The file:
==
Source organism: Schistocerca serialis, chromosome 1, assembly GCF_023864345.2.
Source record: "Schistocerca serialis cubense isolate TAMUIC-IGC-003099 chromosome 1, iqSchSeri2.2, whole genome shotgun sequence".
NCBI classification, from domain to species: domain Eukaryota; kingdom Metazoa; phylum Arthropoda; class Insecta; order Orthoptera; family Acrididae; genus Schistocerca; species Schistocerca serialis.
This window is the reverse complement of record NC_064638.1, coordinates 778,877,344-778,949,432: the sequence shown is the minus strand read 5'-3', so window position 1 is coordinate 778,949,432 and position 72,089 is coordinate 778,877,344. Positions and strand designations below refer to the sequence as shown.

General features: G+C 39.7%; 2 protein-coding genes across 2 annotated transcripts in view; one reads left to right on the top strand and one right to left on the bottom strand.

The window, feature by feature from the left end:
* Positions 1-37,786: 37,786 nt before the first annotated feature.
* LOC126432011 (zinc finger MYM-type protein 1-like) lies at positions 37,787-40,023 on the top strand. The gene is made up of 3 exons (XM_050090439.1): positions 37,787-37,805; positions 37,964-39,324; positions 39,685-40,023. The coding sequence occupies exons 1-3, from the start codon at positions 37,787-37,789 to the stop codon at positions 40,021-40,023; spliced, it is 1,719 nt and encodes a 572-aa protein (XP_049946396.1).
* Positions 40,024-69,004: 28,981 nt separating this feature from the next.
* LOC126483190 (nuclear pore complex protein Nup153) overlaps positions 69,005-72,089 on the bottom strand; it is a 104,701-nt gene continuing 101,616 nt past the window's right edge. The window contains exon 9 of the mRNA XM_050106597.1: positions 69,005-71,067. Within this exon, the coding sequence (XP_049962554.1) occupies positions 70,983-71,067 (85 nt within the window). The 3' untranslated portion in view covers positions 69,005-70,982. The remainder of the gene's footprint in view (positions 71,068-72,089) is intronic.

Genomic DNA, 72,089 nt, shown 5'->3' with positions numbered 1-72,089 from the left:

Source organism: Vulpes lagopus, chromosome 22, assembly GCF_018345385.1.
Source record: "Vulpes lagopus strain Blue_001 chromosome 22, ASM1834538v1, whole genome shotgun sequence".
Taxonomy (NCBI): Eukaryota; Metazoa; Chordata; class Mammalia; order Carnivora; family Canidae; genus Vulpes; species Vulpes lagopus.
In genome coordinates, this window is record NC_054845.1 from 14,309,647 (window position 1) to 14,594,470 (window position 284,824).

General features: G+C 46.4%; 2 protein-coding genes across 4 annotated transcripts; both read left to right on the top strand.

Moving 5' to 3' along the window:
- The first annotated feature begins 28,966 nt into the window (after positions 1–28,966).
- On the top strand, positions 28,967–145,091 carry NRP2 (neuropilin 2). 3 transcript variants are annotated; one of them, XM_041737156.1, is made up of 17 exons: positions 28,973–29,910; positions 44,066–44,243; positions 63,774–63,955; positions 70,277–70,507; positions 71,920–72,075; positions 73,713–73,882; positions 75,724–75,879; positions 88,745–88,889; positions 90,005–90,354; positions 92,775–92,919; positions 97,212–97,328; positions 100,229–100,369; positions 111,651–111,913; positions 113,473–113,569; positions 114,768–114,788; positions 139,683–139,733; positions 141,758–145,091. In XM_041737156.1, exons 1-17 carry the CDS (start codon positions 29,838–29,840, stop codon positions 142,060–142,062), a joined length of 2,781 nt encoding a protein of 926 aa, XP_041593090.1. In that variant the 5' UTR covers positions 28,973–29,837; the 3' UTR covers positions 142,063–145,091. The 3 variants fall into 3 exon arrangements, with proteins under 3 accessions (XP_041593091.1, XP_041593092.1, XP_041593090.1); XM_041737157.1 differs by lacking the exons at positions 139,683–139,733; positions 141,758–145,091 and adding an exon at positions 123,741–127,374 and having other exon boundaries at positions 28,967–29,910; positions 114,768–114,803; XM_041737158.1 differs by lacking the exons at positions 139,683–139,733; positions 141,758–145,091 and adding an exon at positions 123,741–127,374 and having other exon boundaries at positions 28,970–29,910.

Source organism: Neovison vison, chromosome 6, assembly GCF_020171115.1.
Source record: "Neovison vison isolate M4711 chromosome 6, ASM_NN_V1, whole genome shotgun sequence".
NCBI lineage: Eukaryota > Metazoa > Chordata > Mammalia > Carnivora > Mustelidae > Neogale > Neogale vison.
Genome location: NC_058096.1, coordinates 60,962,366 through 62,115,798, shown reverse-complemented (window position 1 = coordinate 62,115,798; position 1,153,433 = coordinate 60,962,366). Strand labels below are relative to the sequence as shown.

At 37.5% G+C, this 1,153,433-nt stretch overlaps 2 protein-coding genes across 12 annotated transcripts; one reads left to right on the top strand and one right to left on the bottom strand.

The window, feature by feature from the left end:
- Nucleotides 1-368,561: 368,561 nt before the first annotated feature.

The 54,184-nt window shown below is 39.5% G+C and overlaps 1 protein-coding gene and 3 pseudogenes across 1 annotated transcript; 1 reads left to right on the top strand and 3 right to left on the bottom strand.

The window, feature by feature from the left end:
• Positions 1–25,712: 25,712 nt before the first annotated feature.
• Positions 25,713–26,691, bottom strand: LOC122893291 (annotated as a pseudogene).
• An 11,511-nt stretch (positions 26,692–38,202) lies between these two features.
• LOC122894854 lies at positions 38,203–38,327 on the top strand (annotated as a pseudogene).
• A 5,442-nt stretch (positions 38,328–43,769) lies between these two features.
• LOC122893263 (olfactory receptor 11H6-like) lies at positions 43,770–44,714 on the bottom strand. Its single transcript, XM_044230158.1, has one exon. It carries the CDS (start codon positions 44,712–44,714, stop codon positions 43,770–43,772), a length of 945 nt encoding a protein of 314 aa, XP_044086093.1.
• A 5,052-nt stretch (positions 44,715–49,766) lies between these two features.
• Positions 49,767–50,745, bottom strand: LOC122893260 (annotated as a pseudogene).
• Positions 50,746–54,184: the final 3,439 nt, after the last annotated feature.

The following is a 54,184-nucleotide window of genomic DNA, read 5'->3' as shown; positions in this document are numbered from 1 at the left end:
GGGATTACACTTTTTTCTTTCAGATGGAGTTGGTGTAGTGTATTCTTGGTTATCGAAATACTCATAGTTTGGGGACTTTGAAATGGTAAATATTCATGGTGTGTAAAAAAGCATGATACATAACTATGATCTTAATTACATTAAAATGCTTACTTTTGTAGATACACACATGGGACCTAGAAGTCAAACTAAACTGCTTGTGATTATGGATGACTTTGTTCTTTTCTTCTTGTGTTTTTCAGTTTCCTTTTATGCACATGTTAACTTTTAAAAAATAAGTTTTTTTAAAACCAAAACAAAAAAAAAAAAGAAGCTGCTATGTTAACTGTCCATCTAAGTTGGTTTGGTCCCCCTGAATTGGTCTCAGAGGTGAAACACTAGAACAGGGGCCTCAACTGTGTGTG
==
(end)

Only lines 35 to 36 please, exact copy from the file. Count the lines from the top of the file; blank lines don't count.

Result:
• A 5,052-nt stretch (positions 44,715–49,766) lies between these two features.
• Positions 49,767–50,745, bottom strand: LOC122893260 (annotated as a pseudogene).